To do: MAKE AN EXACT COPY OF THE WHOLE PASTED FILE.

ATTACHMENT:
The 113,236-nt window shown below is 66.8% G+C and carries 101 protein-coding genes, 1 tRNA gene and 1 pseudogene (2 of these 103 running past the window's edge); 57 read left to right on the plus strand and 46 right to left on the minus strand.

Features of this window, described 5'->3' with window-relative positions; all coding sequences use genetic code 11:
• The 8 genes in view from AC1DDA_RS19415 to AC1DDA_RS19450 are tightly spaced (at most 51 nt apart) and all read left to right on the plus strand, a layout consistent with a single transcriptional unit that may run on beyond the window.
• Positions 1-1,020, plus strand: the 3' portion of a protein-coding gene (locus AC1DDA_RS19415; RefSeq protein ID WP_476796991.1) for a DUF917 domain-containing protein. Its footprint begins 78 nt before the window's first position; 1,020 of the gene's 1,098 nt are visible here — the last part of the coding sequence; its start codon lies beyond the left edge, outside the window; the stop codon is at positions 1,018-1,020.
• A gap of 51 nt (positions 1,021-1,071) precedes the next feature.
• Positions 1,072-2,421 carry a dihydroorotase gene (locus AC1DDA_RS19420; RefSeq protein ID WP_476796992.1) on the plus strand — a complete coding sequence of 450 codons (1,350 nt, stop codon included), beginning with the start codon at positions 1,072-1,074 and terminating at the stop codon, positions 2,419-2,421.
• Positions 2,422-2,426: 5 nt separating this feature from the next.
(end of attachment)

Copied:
The 113,236-nt window shown below is 66.8% G+C and carries 101 protein-coding genes, 1 tRNA gene and 1 pseudogene (2 of these 103 running past the window's edge); 57 read left to right on the plus strand and 46 right to left on the minus strand.

Features of this window, described 5'->3' with window-relative positions; all coding sequences use genetic code 11:
• The 8 genes in view from AC1DDA_RS19415 to AC1DDA_RS19450 are tightly spaced (at most 51 nt apart) and all read left to right on the plus strand, a layout consistent with a single transcriptional unit that may run on beyond the window.
• Positions 1-1,020, plus strand: the 3' portion of a protein-coding gene (locus AC1DDA_RS19415; RefSeq protein ID WP_476796991.1) for a DUF917 domain-containing protein. Its footprint begins 78 nt before the window's first position; 1,020 of the gene's 1,098 nt are visible here — the last part of the coding sequence; its start codon lies beyond the left edge, outside the window; the stop codon is at positions 1,018-1,020.
• A gap of 51 nt (positions 1,021-1,071) precedes the next feature.
• Positions 1,072-2,421 carry a dihydroorotase gene (locus AC1DDA_RS19420; RefSeq protein ID WP_476796992.1) on the plus strand — a complete coding sequence of 450 codons (1,350 nt, stop codon included), beginning with the start codon at positions 1,072-1,074 and terminating at the stop codon, positions 2,419-2,421.
• Positions 2,422-2,426: 5 nt separating this feature from the next.